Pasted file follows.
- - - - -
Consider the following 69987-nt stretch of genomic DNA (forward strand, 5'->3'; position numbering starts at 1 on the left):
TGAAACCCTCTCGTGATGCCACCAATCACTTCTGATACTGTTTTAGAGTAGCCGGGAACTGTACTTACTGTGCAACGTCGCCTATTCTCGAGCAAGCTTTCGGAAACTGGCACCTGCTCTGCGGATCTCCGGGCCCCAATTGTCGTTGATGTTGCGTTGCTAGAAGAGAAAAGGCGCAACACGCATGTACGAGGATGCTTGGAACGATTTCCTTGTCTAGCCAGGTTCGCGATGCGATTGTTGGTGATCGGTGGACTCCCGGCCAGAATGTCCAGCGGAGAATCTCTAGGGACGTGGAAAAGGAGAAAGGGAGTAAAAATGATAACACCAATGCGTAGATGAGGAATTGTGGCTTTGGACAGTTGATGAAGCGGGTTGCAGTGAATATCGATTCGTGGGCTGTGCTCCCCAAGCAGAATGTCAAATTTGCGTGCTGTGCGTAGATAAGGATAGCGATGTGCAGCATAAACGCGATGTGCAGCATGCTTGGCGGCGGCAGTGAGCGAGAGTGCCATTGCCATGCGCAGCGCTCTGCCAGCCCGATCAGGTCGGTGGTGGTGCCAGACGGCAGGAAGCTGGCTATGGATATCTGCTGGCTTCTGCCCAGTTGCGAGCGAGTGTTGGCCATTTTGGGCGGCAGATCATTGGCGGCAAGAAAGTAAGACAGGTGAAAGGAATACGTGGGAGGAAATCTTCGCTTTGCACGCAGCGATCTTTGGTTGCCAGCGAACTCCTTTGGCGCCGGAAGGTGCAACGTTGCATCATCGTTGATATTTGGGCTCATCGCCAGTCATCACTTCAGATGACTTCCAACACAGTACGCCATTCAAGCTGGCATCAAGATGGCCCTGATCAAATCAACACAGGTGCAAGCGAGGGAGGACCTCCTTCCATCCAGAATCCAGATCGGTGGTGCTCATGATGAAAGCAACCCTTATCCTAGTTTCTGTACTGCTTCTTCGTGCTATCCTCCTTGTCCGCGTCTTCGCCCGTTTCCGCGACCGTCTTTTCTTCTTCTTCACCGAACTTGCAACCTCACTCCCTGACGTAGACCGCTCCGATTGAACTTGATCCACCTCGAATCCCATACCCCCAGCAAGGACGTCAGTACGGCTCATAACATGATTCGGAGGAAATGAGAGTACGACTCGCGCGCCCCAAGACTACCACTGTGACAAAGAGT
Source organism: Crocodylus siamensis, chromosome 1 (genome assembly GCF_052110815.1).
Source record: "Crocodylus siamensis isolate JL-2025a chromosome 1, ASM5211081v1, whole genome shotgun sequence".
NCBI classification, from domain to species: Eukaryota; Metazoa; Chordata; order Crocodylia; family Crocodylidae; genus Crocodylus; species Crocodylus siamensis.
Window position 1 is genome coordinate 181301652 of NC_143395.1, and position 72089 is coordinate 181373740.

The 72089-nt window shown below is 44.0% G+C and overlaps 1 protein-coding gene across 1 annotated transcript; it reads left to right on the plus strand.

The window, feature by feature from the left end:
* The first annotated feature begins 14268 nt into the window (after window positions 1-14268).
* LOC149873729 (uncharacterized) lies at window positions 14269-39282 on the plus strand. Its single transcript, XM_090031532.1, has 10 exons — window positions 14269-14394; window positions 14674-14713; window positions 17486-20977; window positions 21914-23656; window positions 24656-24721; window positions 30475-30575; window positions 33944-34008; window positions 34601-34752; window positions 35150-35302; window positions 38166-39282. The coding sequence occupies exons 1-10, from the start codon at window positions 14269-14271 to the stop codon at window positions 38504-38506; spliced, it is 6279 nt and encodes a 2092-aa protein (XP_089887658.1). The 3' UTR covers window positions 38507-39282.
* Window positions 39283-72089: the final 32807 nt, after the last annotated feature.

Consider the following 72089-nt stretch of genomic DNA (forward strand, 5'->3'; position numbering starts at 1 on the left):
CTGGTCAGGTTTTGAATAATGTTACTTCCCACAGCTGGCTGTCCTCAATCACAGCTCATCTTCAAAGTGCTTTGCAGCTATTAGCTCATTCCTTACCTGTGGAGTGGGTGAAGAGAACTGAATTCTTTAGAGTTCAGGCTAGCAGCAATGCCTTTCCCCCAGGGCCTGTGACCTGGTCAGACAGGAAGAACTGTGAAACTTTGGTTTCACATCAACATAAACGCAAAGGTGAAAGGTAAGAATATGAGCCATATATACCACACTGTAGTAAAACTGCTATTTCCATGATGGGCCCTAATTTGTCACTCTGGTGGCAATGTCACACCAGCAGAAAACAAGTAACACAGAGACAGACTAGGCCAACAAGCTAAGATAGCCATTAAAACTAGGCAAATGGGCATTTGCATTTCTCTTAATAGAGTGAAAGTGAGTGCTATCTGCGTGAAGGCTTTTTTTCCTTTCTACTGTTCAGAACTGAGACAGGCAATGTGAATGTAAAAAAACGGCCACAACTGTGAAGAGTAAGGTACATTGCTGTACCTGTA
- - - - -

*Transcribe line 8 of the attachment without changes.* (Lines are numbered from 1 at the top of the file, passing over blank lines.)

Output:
The window, feature by feature from the left end: